This proposal is in response to the request for application, RFA-12-013, "Genomic Research in AAT-Deficiency and Sarcoidosis study (GRADS)". As a center with significant expertise in sarcoidosis and alpha- 1 anti-trypsin deficiency (AATD) from a clinical and research standpoint, we have the ability to recruit patients and controls for this RFA as well as obtain accurate phenotyping and to collect relevant specimens for us in a center-wide study. Our investigators have expertise in the scientific focus of the RFA, including genomics, immunology/immunophenotyping, and clinically based research, which would serve as a resource for this U01 grant. The goal of this study is to define the molecular and immunologic phenotype or signature of sarcoidosis and AATD, two diseases that result from genetic and environmental interaction. Based on this information we propose three aims to address our hypothesis that key immune genes and pathways result in differential immune response and immune modulation in both sarcoidosis and AATD and ultimately modify disease phenotype and severity.
The first aim i s proposed as a study-wide proposal, to be conducted at all sites, to define the host innate and immune molecular profile in sarcoidosis and AATD bronchoalveolar lavage cells and peripheral blood cells compared to normal healthy controls and smoking-induced COPD controls. Genome-wide transcription profiles would be used to define the molecular profiles, in cases-compared to controls, but also in a case-comparison study to define the genes associated with disease and more severe forms of disease. Evaluation of BAL microbiome is proposed to further define the molecular profiles of disease and disease phenotype, as it is likely that microbiologic etiology of disease determines disease phenotype in sarcoidosis, while the microbiome modifies disease phenotype in AATD.
Aims 2 and 3 will serve as our clinical site-specific protocol, but will provide synergy and integration with the study-wid research.
In Aim 2, we will determine if there is a deficient or dysfunctional immune regulation occurring in the lung of sarcoidosis and AATD, focusing on T-regulatory cells and Th1/Th17 phenotype, in disease compared to controls and in more severe disease. This information will provide important mechanistic data, but also be evaluable for use by the study-wide protocols as immunophentoyping information. Finally, in Aim 3, we will integrate information from Aims 1 and 2 and from prior genetic studies to date to define genetic determinants and expression quantitative loci that determine the immunogenomic response in disease and modify disease severity. This information will not only provide a resource to the U01 study-wide information, but information that may have implications in disease diagnosis and prognois and provide targets for therapies for future study.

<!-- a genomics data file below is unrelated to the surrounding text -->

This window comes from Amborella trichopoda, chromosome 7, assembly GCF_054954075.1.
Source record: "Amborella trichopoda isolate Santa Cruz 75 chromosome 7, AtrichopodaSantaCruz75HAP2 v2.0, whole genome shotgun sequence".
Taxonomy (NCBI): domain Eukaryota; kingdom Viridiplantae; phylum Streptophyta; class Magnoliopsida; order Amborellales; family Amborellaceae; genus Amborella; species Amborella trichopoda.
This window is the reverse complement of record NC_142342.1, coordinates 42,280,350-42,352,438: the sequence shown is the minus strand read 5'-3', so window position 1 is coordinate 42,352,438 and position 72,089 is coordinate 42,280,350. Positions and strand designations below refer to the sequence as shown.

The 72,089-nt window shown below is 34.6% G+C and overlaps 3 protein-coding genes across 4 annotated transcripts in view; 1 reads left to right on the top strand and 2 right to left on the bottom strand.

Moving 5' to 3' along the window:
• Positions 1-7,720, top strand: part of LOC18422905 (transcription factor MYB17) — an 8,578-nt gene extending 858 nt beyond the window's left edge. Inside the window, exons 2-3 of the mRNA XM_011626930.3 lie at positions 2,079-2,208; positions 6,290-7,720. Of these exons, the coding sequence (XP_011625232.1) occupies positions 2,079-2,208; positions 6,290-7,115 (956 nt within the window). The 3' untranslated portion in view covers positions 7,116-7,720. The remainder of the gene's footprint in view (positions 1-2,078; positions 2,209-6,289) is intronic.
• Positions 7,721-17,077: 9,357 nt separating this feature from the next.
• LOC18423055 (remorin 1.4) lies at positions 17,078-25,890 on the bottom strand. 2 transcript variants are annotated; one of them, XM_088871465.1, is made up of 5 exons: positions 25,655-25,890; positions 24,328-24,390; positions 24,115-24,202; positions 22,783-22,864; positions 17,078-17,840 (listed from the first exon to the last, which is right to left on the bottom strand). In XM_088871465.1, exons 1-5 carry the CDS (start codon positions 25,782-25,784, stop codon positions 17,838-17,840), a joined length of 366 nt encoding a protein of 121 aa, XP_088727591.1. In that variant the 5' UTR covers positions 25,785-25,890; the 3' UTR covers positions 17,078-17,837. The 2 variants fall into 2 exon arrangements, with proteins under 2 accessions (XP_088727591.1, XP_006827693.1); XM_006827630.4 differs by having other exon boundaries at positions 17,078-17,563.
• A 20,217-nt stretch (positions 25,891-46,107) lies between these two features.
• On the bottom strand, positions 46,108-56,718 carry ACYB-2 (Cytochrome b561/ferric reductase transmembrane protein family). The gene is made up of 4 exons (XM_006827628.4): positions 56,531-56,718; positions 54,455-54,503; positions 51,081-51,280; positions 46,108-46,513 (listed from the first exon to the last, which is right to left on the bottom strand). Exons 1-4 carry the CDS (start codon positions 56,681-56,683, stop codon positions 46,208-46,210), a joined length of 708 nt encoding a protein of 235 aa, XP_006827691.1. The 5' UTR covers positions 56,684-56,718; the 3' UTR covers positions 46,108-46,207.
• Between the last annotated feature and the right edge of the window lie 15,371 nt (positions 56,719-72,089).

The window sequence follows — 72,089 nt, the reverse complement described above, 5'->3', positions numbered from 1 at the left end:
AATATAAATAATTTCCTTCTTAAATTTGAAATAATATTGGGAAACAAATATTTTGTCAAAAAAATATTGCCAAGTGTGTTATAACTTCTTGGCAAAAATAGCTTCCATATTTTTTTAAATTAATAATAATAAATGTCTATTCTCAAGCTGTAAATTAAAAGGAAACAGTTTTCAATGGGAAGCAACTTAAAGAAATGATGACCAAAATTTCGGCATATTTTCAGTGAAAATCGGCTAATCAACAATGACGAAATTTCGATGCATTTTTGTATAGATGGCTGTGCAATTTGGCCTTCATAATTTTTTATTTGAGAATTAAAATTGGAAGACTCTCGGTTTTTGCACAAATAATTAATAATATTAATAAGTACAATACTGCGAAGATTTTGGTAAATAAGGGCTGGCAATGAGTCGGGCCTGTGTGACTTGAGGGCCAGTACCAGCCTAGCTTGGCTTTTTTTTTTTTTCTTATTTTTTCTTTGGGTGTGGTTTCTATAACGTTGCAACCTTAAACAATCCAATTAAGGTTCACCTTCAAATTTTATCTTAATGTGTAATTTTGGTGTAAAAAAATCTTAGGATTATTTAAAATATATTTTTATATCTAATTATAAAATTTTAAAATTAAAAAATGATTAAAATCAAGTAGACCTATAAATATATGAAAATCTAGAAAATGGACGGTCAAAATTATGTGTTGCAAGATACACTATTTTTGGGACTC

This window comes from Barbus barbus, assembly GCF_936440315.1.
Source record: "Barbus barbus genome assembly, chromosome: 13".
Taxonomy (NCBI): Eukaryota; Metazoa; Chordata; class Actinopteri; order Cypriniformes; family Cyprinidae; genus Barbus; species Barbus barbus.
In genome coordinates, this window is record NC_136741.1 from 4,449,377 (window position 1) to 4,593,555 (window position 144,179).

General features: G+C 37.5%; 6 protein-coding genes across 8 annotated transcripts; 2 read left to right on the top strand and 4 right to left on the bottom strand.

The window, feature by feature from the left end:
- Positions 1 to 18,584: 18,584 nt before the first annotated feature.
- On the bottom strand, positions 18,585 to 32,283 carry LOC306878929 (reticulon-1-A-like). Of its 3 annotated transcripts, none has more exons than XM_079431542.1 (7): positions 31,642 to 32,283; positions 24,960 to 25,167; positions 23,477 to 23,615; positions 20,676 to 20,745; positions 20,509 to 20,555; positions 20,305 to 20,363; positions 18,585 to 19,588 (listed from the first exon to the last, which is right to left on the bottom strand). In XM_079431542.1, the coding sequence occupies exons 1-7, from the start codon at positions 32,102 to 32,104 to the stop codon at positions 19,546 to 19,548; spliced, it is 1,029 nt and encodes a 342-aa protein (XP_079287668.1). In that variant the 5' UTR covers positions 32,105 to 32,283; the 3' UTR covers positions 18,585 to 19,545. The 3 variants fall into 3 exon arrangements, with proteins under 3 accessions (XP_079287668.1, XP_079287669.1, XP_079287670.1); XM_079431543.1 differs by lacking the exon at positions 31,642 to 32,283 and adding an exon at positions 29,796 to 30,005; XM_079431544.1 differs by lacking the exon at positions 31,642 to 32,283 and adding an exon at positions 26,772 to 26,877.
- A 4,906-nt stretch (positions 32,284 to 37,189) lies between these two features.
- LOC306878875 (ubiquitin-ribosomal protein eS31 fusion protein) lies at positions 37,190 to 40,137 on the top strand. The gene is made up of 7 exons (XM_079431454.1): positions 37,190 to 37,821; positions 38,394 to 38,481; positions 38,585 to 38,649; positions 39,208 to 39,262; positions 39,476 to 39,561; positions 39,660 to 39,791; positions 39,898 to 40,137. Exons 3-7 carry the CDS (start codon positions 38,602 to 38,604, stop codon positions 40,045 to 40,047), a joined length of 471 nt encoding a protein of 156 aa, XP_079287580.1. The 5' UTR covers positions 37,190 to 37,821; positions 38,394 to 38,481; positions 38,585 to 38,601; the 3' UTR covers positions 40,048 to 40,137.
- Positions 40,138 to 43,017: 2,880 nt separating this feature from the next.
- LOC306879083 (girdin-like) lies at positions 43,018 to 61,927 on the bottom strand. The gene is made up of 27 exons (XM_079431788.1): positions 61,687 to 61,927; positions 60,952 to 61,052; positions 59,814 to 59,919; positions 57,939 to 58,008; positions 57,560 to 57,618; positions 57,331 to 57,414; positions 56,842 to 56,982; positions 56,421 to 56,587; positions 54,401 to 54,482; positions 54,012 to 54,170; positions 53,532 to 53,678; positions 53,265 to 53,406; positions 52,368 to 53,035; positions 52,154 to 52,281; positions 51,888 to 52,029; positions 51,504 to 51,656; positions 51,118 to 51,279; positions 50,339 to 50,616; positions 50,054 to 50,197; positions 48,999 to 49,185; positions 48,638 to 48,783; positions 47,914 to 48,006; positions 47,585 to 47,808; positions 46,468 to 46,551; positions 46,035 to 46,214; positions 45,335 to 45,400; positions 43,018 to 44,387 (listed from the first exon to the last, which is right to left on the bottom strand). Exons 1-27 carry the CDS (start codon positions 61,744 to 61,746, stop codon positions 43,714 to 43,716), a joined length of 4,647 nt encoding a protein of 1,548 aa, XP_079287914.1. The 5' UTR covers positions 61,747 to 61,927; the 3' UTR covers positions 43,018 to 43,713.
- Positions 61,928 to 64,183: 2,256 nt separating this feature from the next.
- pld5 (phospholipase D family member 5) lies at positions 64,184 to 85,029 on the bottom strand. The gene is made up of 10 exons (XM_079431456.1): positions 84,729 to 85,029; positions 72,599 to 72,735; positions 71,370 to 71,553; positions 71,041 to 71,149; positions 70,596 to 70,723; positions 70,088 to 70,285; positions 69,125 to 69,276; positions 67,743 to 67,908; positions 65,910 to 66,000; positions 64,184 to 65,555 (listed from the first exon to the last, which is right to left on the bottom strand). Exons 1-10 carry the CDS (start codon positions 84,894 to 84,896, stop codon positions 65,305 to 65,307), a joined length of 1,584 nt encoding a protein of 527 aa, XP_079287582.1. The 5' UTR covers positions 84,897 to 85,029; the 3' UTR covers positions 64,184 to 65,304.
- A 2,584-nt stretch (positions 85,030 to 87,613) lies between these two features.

Public Health Relevance

Sarcoidosis and AATD are rare diseases that result in significant morbidity and mortality. The reason why some develop these diseases and others do not and the natural history is not well understood. This proposal will define factors that may serve as biomarkers or predictors of disease and ultimately even need for therapy. The data derived will define pathogenetic mechanisms of disease and severe disease. Finally, the data and information for the GRADS U01 that will be available in the public domain to be used by other investigators for future study of disease mechanisms and susceptibility.

Agency
National Institute of Health (NIH)
Type
Research Project--Cooperative Agreements (U01)
Project #
5U01HL112695-03
Application #
8662308
Study Section
Special Emphasis Panel (ZHL1)
Program Officer
Punturieri, Antonello
Project Start
Project End
Budget Start
Budget End
Support Year
3
Fiscal Year
2014
Total Cost
Indirect Cost
Name
National Jewish Health
Department
Type
DUNS #
City
Denver
State
CO
Country
United States
Zip Code
80206
Hamzeh, Nabeel; Voelker, Allison; Forssén, Anna et al. (2014) Efficacy of mycophenolate mofetil in sarcoidosis. Respir Med 108:1663-9